an increasing number of developers are building the wind facilities and
selling them – to corporations; to other wind companies and to utilities.
These developers will not have to pay the tax because they won’t own the
project anymore.  Any company with a deep pocket and desire to appear green
(think Amazon or AEP) can afford to pay.

*       Sen. Dolan continues to assert the “two-pronged” setback – from the
property line and the residence addresses our concerns.  This is absolutely
laughable but it continues to have some kind of traction with legislators.
The only thing that matters is the distance from the property line. Anything
beyond that is irrelevant. The nuisance effects cross the line onto the
property on which these people pay taxes.  Although we continue to  say it
is trespass zoning and that the participating property-owner is given an
easement and compensated while the non-participating property owner carries
the burden, risks loss of property value and becomes a prisoner inside his
own house.

*       Sen. Dolan asked a witness if she would be willing to have the County Commissioners make the decision on approving a wind farm.
She said “no”.  She said some Commissioners are leaseholders.  (They also
have a conflict of interest in accepting the discretionary money which is
part of the PILOT and which can fund their own salary increases.) She
asserted the only acceptable thing would  be a vote of the affected people
inside the footprint.  It came through pretty clearly that local voters need
a voice.  A Van Wert County Commissioner stated that, even if the
people in the affected area do not have an opportunity to vote, the
Commissioners would take a straw poll anyway and that would guide them.
He also made the important point that giving local control to the
voters forces the wind companies to negotiate.  Right now they have no
incentive to negotiate and they ignore the concerns of the local community.
Related to that, he said in Paulding County the wind developer provided
a $5,000 bond to dismantle the Timber Road project.  That exposes the county
to a future liability that they probably will never be able to afford to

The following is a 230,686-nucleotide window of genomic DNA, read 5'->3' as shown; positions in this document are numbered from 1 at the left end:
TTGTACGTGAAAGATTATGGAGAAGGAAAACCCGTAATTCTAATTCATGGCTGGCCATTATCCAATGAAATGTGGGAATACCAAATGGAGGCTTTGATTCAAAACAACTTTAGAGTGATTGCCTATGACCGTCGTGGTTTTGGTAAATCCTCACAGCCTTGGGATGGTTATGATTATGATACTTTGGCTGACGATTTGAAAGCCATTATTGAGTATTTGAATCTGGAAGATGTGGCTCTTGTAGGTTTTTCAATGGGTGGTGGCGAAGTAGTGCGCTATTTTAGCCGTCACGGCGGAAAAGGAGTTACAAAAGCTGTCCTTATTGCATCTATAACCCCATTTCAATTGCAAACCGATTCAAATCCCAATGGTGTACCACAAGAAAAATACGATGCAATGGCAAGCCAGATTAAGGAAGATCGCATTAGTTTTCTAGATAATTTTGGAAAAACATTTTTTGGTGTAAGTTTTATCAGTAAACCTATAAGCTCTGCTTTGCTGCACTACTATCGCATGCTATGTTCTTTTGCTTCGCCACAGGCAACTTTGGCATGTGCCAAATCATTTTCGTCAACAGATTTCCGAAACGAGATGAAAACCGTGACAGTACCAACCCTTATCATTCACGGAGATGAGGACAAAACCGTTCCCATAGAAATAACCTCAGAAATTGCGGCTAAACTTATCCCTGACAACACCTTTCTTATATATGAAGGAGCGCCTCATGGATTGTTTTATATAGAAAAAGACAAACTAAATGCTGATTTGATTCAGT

address.

*       Sen. Dolan asked us to acknowledge that the 2,300′ property line
setbacks adopted in Rush County, Indiana meant that a wind project could not
be built.  We said that was the choice of that community.  Further noted, Allen County, where Fort Wayne is located, voted to ban wind turbines. Noted, too, was the manager of the Blue Creek Wind Farm chose to live in Fort Wayne where he and his family would not be exposed to wind turbines. One size does not fit all.  Why
should it matter that a wind project would need to go elsewhere where they
can be accommodated?   It should be obvious to everyone that it is wrong to
facilitate a hostile takeover of a community.

*       We understand part of the reluctance to permit local zoning comes
from the Farm Bureau who thinks regulation in a rural area is the camel’s
nose under the tent and will legitimize future rural regulation such as for
hog farms.  That issue was squarely addressed in the testimony of our witness
 who said anyone who chooses to live in the country accepts that there might be pests and unpleasant odors from animal farm operations. But NO ONE expects to live inside an industrial power plant.  The farm lobby should not get away with conflating hog farms and industrial wind despite their continuing to call them “farms”.

If HB 114 were to pass in its present form, Ohio would become the dumping
ground for developers who want to site turbines ‘on the cheap’ near
transmission, rather than in more remote locations that have higher
transmission costs but fewer people.

As all of the debate continues, we are seeing more courts upholding
challenges from people who anticipate problems with proposed wind
developments.  There is recent court-related activity from Indiana, West
Virginia, Minnesota, Kansas and New York.

As noted above, Ohio does not have a standard for low frequency noise which
is below the threshold of hearing but can harm you.  We cannot see x-rays or
ultraviolet rays yet we understand exposure to them can harm us.  LFN is
harmful even though we cannot see it.  One opponent submitted written
testimony on this issue and we also recommend a good video to watch for a
better understanding of LFN at
https://www.youtube.com/watch?time_continue=194&v=ZXCZ3OyklrE .

Thank you to all who traveled and submitted testimony! veryone should feel proud to Every single person mattered —democracy in action!!